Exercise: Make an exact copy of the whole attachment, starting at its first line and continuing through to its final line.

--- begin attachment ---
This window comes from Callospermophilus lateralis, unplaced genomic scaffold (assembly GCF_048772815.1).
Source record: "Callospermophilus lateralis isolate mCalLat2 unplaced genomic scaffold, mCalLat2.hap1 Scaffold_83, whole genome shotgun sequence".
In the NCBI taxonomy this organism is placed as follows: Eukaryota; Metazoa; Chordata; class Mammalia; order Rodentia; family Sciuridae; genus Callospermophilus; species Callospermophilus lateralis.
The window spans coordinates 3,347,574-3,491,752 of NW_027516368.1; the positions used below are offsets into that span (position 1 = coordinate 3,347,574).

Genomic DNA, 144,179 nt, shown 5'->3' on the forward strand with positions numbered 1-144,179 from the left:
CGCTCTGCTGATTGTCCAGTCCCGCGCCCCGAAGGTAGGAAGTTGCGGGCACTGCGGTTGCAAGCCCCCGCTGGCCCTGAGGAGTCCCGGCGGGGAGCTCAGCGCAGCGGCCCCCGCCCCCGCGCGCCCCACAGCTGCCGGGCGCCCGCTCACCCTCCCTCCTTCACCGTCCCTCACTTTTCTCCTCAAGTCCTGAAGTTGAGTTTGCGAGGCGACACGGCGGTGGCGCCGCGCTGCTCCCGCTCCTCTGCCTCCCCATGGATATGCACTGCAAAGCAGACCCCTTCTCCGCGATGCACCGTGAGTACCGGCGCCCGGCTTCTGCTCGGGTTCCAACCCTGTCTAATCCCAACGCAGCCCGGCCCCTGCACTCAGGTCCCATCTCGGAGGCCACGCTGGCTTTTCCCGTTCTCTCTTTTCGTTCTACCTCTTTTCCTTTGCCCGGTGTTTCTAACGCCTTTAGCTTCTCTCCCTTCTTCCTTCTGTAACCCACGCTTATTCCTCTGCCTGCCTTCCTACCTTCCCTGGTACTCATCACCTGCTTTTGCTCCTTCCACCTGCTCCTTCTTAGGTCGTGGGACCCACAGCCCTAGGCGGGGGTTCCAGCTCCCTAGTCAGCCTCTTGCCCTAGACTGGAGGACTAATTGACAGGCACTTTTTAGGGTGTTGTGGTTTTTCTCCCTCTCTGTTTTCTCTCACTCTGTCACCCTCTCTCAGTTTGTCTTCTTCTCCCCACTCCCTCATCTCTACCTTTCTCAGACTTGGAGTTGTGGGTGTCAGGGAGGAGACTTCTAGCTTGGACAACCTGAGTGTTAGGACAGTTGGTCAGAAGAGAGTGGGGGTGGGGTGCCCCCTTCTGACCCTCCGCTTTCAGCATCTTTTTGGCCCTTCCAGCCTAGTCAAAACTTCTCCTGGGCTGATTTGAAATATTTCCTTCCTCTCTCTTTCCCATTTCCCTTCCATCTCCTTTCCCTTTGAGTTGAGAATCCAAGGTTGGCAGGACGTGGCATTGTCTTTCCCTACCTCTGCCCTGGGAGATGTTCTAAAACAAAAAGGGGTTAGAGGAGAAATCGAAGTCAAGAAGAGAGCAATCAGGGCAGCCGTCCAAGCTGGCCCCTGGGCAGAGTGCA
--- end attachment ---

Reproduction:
This window comes from Callospermophilus lateralis, unplaced genomic scaffold (assembly GCF_048772815.1).
Source record: "Callospermophilus lateralis isolate mCalLat2 unplaced genomic scaffold, mCalLat2.hap1 Scaffold_83, whole genome shotgun sequence".
In the NCBI taxonomy this organism is placed as follows: Eukaryota; Metazoa; Chordata; class Mammalia; order Rodentia; family Sciuridae; genus Callospermophilus; species Callospermophilus lateralis.
The window spans coordinates 3,347,574-3,491,752 of NW_027516368.1; the positions used below are offsets into that span (position 1 = coordinate 3,347,574).

Genomic DNA, 144,179 nt, shown 5'->3' on the forward strand with positions numbered 1-144,179 from the left:
CGCTCTGCTGATTGTCCAGTCCCGCGCCCCGAAGGTAGGAAGTTGCGGGCACTGCGGTTGCAAGCCCCCGCTGGCCCTGAGGAGTCCCGGCGGGGAGCTCAGCGCAGCGGCCCCCGCCCCCGCGCGCCCCACAGCTGCCGGGCGCCCGCTCACCCTCCCTCCTTCACCGTCCCTCACTTTTCTCCTCAAGTCCTGAAGTTGAGTTTGCGAGGCGACACGGCGGTGGCGCCGCGCTGCTCCCGCTCCTCTGCCTCCCCATGGATATGCACTGCAAAGCAGACCCCTTCTCCGCGATGCACCGTGAGTACCGGCGCCCGGCTTCTGCTCGGGTTCCAACCCTGTCTAATCCCAACGCAGCCCGGCCCCTGCACTCAGGTCCCATCTCGGAGGCCACGCTGGCTTTTCCCGTTCTCTCTTTTCGTTCTACCTCTTTTCCTTTGCCCGGTGTTTCTAACGCCTTTAGCTTCTCTCCCTTCTTCCTTCTGTAACCCACGCTTATTCCTCTGCCTGCCTTCCTACCTTCCCTGGTACTCATCACCTGCTTTTGCTCCTTCCACCTGCTCCTTCTTAGGTCGTGGGACCCACAGCCCTAGGCGGGGGTTCCAGCTCCCTAGTCAGCCTCTTGCCCTAGACTGGAGGACTAATTGACAGGCACTTTTTAGGGTGTTGTGGTTTTTCTCCCTCTCTGTTTTCTCTCACTCTGTCACCCTCTCTCAGTTTGTCTTCTTCTCCCCACTCCCTCATCTCTACCTTTCTCAGACTTGGAGTTGTGGGTGTCAGGGAGGAGACTTCTAGCTTGGACAACCTGAGTGTTAGGACAGTTGGTCAGAAGAGAGTGGGGGTGGGGTGCCCCCTTCTGACCCTCCGCTTTCAGCATCTTTTTGGCCCTTCCAGCCTAGTCAAAACTTCTCCTGGGCTGATTTGAAATATTTCCTTCCTCTCTCTTTCCCATTTCCCTTCCATCTCCTTTCCCTTTGAGTTGAGAATCCAAGGTTGGCAGGACGTGGCATTGTCTTTCCCTACCTCTGCCCTGGGAGATGTTCTAAAACAAAAAGGGGTTAGAGGAGAAATCGAAGTCAAGAAGAGAGCAATCAGGGCAGCCGTCCAAGCTGGCCCCTGGGCAGAGTGCA